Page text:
MTAA Super has gone from the point of collapse to winning best medium-sized super fund in a remarkable turnaround of fortunes.
Both the fund’s chair, John Brumby, and its chief executive officer, Leeanne Turner, paid tribute to MTAA’s staff, management and board who had put in dedicated and sustained work over the last four years to revitalise and reposition the fund.
“It’s been quite a journey for MTAA,” said Brumby. “When I became chair four years ago we had come through a big dip post-GFC and we needed to make a lot of changes. We restructured the management of the organisation, a new CEO, a new deputy CEO and a new team. Leanne has never put a foot wrong and has been superb in her role along with all of the staff.”
Another structural change was the board composition. It now is spilt into a third independents, a third employer representatives and a third employee representatives, and has three women sitting on it.
Brumby thanked APRA, who were the original instigators of the change, in his acceptance speech.
“The fact is they worked very constructively with us over a period of years to make the changes we needed to make to be a top team,” he said.
Some of the biggest changes to MTAA has been to strategic asset allocation. Four years ago nearly 55 per cent of the fund’s assets were illiquid, but now they have “got the book in great order”.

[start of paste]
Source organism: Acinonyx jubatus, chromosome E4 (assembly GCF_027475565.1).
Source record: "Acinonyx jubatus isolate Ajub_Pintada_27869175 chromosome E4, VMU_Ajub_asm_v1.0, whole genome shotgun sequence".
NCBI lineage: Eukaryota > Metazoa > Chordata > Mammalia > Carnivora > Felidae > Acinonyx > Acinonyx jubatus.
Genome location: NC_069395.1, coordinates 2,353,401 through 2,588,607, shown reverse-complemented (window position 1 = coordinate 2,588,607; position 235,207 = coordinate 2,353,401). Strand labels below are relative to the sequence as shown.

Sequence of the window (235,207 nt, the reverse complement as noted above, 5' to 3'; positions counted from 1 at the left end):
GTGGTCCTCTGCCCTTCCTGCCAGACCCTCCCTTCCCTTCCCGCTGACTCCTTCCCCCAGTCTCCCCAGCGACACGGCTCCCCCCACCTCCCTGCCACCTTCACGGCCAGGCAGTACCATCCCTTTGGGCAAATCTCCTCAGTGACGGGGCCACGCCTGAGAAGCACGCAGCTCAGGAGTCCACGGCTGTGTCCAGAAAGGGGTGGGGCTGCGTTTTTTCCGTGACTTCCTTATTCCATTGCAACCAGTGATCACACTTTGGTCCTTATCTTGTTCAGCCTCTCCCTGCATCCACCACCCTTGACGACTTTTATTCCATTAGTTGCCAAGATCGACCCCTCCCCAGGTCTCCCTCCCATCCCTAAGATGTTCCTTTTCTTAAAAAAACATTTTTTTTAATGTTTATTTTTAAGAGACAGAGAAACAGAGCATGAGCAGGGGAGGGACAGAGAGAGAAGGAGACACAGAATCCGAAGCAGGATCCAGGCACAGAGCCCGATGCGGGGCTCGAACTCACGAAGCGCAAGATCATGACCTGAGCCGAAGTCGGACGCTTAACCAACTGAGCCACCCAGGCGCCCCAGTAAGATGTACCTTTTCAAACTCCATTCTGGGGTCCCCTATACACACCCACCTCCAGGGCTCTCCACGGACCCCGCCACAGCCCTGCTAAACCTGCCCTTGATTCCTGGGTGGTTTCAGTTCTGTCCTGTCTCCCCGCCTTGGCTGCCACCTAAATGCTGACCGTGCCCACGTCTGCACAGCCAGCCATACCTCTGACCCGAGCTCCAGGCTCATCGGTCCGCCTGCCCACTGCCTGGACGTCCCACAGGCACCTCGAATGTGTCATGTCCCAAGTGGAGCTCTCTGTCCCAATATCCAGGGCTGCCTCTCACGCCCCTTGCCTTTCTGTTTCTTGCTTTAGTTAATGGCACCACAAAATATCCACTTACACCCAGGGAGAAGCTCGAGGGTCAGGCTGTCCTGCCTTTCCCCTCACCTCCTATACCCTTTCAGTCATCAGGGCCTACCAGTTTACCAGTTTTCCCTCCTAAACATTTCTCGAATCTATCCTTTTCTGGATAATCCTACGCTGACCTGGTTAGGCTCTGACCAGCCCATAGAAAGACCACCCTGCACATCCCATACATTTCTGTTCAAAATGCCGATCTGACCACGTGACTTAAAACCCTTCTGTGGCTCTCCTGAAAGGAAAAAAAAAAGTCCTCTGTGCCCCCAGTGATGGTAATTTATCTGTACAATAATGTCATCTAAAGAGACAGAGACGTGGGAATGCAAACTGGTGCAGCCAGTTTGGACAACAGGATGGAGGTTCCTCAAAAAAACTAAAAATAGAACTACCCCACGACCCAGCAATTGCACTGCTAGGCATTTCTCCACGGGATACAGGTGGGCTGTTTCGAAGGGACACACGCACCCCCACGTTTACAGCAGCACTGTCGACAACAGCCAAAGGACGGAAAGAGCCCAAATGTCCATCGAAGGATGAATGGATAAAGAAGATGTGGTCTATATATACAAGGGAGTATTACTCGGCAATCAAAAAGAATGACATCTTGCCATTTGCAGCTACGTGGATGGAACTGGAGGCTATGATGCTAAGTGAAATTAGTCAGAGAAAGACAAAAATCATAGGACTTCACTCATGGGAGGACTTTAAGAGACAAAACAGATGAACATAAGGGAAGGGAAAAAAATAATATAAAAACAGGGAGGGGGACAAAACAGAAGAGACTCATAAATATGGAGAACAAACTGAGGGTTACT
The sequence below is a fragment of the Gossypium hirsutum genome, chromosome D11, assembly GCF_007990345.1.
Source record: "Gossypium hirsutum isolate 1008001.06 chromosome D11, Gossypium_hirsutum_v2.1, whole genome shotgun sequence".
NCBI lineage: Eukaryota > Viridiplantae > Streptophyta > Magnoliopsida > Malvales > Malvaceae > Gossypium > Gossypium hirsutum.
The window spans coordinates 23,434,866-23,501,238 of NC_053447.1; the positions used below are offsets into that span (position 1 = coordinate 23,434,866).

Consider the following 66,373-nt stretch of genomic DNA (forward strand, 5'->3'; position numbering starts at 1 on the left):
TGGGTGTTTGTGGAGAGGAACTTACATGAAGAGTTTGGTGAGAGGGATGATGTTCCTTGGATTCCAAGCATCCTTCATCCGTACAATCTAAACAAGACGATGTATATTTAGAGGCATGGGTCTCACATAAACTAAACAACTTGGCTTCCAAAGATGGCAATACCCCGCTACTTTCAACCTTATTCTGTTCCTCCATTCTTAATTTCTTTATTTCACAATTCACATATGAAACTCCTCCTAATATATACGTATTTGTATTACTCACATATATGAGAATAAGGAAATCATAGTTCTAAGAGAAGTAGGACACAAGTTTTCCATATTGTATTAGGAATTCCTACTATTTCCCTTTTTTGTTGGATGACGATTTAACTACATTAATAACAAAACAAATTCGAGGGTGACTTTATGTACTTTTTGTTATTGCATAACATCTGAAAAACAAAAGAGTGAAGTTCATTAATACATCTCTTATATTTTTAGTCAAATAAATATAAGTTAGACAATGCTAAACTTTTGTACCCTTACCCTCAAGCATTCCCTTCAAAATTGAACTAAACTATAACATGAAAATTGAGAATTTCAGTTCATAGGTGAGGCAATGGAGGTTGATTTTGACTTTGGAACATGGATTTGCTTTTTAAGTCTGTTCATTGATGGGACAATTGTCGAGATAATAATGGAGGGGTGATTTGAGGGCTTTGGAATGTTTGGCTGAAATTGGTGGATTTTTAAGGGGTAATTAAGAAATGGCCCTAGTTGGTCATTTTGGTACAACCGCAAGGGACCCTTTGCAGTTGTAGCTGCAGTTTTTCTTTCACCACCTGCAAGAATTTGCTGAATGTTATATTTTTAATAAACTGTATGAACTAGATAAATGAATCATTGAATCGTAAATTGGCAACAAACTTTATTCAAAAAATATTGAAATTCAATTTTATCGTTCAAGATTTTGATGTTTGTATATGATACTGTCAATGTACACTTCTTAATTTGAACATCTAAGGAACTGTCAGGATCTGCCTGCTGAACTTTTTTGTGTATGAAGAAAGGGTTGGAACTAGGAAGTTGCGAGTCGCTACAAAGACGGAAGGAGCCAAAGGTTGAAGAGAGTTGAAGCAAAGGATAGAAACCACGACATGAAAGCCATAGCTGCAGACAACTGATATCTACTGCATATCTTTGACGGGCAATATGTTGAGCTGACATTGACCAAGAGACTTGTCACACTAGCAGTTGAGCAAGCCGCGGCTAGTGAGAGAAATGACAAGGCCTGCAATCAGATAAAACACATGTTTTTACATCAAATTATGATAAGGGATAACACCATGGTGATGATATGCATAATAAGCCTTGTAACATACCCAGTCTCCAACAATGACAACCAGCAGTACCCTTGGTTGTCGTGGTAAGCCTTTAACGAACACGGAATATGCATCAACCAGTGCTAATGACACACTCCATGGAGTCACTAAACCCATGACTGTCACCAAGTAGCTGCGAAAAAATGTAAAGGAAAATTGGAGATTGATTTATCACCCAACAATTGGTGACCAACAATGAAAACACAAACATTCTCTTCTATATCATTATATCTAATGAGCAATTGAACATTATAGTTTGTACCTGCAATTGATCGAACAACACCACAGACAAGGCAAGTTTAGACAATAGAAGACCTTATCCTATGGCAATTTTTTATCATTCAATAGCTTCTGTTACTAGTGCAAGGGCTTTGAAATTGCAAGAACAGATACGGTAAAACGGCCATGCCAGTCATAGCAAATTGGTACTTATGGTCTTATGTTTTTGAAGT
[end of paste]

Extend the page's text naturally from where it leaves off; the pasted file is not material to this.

Turner said the organisation has proven its resilience, standing it in very good stead in a landscape of ever ongoing change.
“This award is particularly significant, and I really commend Conexus Financial and the selection committee, because it has been bestowed after deliberation by a very, very distinguished team considering a very, very extensive nomination process and I do congratulate you on that,” she said.
Philip Mussared, chief executive of the Retirement Benefits Fund, picked up the award for small fund of the year.
Speaking to Investment Magazine he cited his fund’s success as due to the commitment of the board in 2011 to make RBF a “platinum status” fund and that subsequently over the last four years had steadily increased the quality of its offering for members.
Quizzed on the outcome of the Tasmanian Government’s consultation into the future of RBF and whether it had the necessary economies of scale to continue as a separate entity, Mussared stated that his preferred option for RBF was to merge with the operations of Tasplan and Quadrant, which are already on a separate course to merge in November this year.